Fifty More Chances

Earlier this month, I was sitting in a circle with thirty other East Coast orchardists discussing theories, observations, research, what’s next and experiments in the realm of holistic/organic/alternative orchard management. We concluded this year’s meeting with talk about marketing and the different techniques used by the group to sell apples.  Being a user of social media (I use it more than most in that group), I piped up to tell everyone how in the past year, a blog post of mine was picked up by a larger blog (Epicurious.com), turned into an interview, and was read and retweeted by MC Hammer to his 3.5 million twitter followers.  The title: “Why We Should All Consider Eating Ugly Fruit.” Thanks to social media, a single blog post with a readership of a few hundred turned into hundreds of thousands of people seeing a title about eating ugly fruit (#eatuglyapples).

As a result of this public exposure, I received quite a bit of mail. Most of the mail had to do with people being terrified about biting into worms and wanting more guidance/hand holding on the worm subject. I tried my best to get back to all of these people and when I said as much at this orchardist meeting, someone asked me: “Responding to emails takes so much time. Do you think the time spent in correspondence is worth the energy when it comes to selling apples?”

My answer was “Absolutely!” I do believe that consumer awareness can change how and why we grow food and at this point, we should never overestimate the awareness of others about the food they eat. At 31 years old, I’m hoping to have many more years ahead of me and the sooner awareness happens and people start thinking about why they aren’t eating ugly fruit, the healthier our environment becomes. After delivering this answer and soap-box speech, someone in the circle said:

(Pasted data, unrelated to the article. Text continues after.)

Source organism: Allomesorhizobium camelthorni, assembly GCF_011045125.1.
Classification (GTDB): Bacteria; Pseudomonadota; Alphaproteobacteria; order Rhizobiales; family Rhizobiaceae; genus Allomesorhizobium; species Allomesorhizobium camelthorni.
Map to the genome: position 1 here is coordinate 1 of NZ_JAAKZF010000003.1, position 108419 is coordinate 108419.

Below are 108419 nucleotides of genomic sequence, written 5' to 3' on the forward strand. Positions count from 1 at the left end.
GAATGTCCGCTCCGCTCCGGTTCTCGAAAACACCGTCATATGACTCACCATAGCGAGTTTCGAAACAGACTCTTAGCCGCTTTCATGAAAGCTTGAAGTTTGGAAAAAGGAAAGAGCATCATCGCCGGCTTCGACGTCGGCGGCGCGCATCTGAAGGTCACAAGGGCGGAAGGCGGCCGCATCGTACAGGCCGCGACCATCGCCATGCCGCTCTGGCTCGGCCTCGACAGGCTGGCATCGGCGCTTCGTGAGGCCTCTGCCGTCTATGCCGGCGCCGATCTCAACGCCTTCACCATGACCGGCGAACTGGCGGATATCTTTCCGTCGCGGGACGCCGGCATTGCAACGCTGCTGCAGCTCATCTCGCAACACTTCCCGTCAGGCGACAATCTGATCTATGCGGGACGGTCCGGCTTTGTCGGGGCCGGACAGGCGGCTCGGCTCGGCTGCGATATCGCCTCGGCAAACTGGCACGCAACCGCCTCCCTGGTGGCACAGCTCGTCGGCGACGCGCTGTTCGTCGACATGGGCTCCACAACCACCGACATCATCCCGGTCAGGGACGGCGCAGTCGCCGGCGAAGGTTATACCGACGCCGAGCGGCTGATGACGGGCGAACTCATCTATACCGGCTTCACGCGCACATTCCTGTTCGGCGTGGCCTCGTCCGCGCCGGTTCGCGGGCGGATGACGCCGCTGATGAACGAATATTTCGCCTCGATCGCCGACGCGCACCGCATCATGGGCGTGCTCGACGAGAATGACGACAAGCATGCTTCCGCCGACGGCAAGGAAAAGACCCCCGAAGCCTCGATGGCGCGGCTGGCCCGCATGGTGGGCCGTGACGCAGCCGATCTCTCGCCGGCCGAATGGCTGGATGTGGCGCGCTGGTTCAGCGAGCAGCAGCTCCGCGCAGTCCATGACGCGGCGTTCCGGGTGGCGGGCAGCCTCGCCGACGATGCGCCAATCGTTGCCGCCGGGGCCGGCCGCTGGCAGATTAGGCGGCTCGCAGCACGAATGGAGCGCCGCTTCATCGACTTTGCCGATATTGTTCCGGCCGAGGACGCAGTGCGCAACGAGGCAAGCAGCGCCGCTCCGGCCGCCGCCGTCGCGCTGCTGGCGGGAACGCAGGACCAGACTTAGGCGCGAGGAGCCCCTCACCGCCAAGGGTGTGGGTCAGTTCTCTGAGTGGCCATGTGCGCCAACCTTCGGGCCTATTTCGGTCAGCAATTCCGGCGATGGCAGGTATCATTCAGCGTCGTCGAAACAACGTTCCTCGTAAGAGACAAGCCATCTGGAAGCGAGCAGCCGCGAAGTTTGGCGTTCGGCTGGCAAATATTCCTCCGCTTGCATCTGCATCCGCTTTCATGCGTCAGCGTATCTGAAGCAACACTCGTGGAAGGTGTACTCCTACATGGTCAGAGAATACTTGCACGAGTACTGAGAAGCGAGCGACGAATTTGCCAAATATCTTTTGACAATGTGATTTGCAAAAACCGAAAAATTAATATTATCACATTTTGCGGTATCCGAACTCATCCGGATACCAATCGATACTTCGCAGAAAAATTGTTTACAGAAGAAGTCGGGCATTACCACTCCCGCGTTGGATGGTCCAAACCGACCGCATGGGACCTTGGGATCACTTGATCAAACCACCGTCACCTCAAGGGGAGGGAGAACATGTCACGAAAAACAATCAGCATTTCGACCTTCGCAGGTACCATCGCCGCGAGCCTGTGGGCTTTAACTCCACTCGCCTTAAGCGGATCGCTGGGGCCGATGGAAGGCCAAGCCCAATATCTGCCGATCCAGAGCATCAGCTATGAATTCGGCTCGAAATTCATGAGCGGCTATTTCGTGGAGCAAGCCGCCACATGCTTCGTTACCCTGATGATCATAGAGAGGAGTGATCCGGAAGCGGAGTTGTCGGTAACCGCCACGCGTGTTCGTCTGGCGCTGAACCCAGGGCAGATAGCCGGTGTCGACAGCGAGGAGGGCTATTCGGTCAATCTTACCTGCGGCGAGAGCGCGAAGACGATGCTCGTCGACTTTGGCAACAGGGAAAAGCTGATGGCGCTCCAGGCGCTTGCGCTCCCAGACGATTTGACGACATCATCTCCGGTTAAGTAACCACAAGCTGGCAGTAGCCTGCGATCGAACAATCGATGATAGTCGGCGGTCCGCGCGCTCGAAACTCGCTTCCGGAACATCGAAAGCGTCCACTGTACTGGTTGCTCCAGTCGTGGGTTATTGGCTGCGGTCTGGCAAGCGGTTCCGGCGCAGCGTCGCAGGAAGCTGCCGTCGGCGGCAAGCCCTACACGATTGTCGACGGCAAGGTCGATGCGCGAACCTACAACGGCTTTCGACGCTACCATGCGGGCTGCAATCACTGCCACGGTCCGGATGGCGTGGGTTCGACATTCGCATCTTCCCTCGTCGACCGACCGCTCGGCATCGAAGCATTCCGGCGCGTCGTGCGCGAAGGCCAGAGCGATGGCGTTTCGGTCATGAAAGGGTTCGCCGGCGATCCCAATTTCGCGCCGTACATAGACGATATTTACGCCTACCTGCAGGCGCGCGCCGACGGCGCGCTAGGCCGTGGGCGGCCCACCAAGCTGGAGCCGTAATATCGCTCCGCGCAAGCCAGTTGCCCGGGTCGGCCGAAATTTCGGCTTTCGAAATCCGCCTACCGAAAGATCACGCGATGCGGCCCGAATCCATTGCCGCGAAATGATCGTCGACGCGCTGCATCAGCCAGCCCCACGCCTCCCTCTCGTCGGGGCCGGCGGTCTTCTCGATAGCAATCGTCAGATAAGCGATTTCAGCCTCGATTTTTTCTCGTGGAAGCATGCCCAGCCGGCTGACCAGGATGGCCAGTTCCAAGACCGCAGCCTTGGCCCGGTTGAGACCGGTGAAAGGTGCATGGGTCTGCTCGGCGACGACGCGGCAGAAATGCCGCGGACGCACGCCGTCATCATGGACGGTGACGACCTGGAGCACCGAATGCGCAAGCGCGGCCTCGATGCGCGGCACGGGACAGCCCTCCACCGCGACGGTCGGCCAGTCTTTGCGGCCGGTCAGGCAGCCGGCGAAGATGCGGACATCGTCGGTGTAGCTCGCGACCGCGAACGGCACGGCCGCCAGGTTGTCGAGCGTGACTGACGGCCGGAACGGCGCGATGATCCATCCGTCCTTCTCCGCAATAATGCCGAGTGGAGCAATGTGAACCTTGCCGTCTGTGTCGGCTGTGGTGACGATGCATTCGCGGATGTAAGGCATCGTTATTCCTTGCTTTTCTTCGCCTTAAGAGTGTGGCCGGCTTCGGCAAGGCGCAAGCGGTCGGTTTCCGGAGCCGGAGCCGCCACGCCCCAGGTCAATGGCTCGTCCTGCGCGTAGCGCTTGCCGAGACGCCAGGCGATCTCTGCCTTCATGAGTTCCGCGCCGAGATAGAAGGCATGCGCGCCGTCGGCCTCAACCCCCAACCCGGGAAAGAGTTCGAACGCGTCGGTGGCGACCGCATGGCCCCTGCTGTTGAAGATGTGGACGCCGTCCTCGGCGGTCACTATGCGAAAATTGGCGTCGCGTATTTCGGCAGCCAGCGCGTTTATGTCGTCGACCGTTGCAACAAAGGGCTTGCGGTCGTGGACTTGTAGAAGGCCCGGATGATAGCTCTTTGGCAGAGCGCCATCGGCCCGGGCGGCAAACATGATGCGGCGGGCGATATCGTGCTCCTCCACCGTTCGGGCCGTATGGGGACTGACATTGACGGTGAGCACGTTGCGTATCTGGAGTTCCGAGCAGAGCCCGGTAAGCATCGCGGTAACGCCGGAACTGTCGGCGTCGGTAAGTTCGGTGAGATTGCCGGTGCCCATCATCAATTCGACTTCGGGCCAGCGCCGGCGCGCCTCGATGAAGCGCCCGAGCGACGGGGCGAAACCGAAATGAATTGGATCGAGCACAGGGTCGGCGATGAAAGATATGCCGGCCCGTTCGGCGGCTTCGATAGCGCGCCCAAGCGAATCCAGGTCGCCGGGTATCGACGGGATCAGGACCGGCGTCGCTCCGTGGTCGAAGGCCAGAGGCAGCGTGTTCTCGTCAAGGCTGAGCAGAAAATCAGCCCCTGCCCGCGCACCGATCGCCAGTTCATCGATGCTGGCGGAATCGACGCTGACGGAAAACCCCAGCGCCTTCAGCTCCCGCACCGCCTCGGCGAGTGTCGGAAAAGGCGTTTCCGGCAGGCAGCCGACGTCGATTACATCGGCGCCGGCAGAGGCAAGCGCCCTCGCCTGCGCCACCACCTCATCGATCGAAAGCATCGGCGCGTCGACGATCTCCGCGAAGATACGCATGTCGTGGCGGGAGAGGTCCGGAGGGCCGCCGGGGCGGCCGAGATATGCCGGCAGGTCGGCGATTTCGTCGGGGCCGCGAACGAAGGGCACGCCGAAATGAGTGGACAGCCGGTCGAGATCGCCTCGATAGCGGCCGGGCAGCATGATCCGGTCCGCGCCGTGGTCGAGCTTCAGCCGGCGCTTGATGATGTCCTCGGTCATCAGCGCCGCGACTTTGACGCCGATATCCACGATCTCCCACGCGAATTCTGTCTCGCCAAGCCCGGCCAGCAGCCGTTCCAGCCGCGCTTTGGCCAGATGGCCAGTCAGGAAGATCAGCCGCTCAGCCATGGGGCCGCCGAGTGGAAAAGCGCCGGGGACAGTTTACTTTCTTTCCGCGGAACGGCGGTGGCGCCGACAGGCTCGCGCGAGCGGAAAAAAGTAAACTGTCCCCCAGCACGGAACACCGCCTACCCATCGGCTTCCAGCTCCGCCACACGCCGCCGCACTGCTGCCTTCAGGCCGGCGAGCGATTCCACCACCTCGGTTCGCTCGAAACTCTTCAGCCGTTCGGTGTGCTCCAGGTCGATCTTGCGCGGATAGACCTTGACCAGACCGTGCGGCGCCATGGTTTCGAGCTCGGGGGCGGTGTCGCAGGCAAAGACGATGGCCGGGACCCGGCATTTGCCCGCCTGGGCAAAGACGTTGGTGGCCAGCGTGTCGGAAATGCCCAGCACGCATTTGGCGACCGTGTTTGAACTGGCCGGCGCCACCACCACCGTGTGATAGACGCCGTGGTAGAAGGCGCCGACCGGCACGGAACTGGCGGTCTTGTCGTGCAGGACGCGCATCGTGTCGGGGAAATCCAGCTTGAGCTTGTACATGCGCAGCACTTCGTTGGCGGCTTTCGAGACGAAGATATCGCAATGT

“Fifty more chances… Eliza has fifty more chances to make this happen. That’s why this type of gathering is so important. We’re giving each other more chances.”

At first, that statement hit me hard. It’s true. In 50 years, I’ll be 81 years old and hopefully settling into some sort of apple-derived retirement. In those 50 remaining years,  I have 50 more chances to bring about awareness for cosmetic diseases and maybe see some consumer change during that time. 50 seasons (100 if I travel between New Zealand and the USA every year and avoid all traces of winter) are all I have left…and suddenly, it dawned on me that my time here on this earth is very short. All of those extra years I thought I had, my [dwindling] advantage of youth, has been reduced to only 50 more seasons.

And then I stopped being so self-centered and started to understand what he was actually saying…

Alone, I have 50 more chances. But with the help of others, my chances go up exponentially.  In seeking out collaboration, networking with others, and forming real and lasting relationships with our surroundings and with other humans, we are earning more tries at what we’re trying to accomplish in this life. A season filled with peers and enriching relationships turns into a season with far more potential chances for accomplishing our goals.

There’s so much power in interdependence, yet on the whole, very little positive collaboration seems to be happening in this realm (aside from that annual orchardist meeting I spoke of above).  Why is that? Well, from my personal standpoint, I can tell you that over the past few years, I’ve had ideas, theories and physical work taken (stolen?) from me and projected onto larger platforms without any credit or acknowledgment. One must question why no acknowledgement was given, and to me, the answers are likely found in ego, greed, vanity or self interest/promotion. Instead of working together, instead of reaching out to combine powers in order to achieve a greater good, we as humans often tend to head down a path of selfishness or self-preservaation. It’s alright to take care of ourselves first, it’s basically the survival of the fittest, but we must realize that the stealing of words/ideas/etc without acknowledgement, or some similar action used to get a temporary leg-up in life, could cost you and everyone else some extra chances in achieving a greater good.